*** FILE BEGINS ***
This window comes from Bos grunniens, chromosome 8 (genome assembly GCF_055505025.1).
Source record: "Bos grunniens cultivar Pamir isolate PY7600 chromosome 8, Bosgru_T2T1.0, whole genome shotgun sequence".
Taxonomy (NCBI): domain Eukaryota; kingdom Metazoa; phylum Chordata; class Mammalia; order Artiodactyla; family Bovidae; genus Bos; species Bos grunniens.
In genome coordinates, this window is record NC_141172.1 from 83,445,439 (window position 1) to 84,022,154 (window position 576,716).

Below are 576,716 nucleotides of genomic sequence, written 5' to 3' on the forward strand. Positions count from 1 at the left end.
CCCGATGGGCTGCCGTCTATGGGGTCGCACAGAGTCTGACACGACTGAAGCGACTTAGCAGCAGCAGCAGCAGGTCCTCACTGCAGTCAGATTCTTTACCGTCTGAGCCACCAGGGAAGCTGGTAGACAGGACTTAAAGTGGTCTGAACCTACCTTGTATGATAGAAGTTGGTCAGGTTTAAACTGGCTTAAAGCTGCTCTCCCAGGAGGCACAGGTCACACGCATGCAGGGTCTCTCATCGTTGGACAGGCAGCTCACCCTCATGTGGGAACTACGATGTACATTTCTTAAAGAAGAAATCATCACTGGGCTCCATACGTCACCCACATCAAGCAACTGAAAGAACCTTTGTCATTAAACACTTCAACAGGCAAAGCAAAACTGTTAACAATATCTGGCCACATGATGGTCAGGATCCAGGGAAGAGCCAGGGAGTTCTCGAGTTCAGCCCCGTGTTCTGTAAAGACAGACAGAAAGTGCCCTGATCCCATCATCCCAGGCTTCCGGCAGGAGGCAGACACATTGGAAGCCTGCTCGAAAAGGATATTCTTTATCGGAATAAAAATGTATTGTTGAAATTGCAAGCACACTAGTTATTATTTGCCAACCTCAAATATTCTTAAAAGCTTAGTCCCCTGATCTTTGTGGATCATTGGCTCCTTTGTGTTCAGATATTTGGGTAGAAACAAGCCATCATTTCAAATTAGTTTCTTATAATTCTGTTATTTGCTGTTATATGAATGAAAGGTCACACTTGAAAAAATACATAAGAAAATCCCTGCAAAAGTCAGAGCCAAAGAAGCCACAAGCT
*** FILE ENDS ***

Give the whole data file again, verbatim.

This window comes from Bos grunniens, chromosome 8 (genome assembly GCF_055505025.1).
Source record: "Bos grunniens cultivar Pamir isolate PY7600 chromosome 8, Bosgru_T2T1.0, whole genome shotgun sequence".
Taxonomy (NCBI): domain Eukaryota; kingdom Metazoa; phylum Chordata; class Mammalia; order Artiodactyla; family Bovidae; genus Bos; species Bos grunniens.
In genome coordinates, this window is record NC_141172.1 from 83,445,439 (window position 1) to 84,022,154 (window position 576,716).

Below are 576,716 nucleotides of genomic sequence, written 5' to 3' on the forward strand. Positions count from 1 at the left end.
CCCGATGGGCTGCCGTCTATGGGGTCGCACAGAGTCTGACACGACTGAAGCGACTTAGCAGCAGCAGCAGCAGGTCCTCACTGCAGTCAGATTCTTTACCGTCTGAGCCACCAGGGAAGCTGGTAGACAGGACTTAAAGTGGTCTGAACCTACCTTGTATGATAGAAGTTGGTCAGGTTTAAACTGGCTTAAAGCTGCTCTCCCAGGAGGCACAGGTCACACGCATGCAGGGTCTCTCATCGTTGGACAGGCAGCTCACCCTCATGTGGGAACTACGATGTACATTTCTTAAAGAAGAAATCATCACTGGGCTCCATACGTCACCCACATCAAGCAACTGAAAGAACCTTTGTCATTAAACACTTCAACAGGCAAAGCAAAACTGTTAACAATATCTGGCCACATGATGGTCAGGATCCAGGGAAGAGCCAGGGAGTTCTCGAGTTCAGCCCCGTGTTCTGTAAAGACAGACAGAAAGTGCCCTGATCCCATCATCCCAGGCTTCCGGCAGGAGGCAGACACATTGGAAGCCTGCTCGAAAAGGATATTCTTTATCGGAATAAAAATGTATTGTTGAAATTGCAAGCACACTAGTTATTATTTGCCAACCTCAAATATTCTTAAAAGCTTAGTCCCCTGATCTTTGTGGATCATTGGCTCCTTTGTGTTCAGATATTTGGGTAGAAACAAGCCATCATTTCAAATTAGTTTCTTATAATTCTGTTATTTGCTGTTATATGAATGAAAGGTCACACTTGAAAAAATACATAAGAAAATCCCTGCAAAAGTCAGAGCCAAAGAAGCCACAAGCT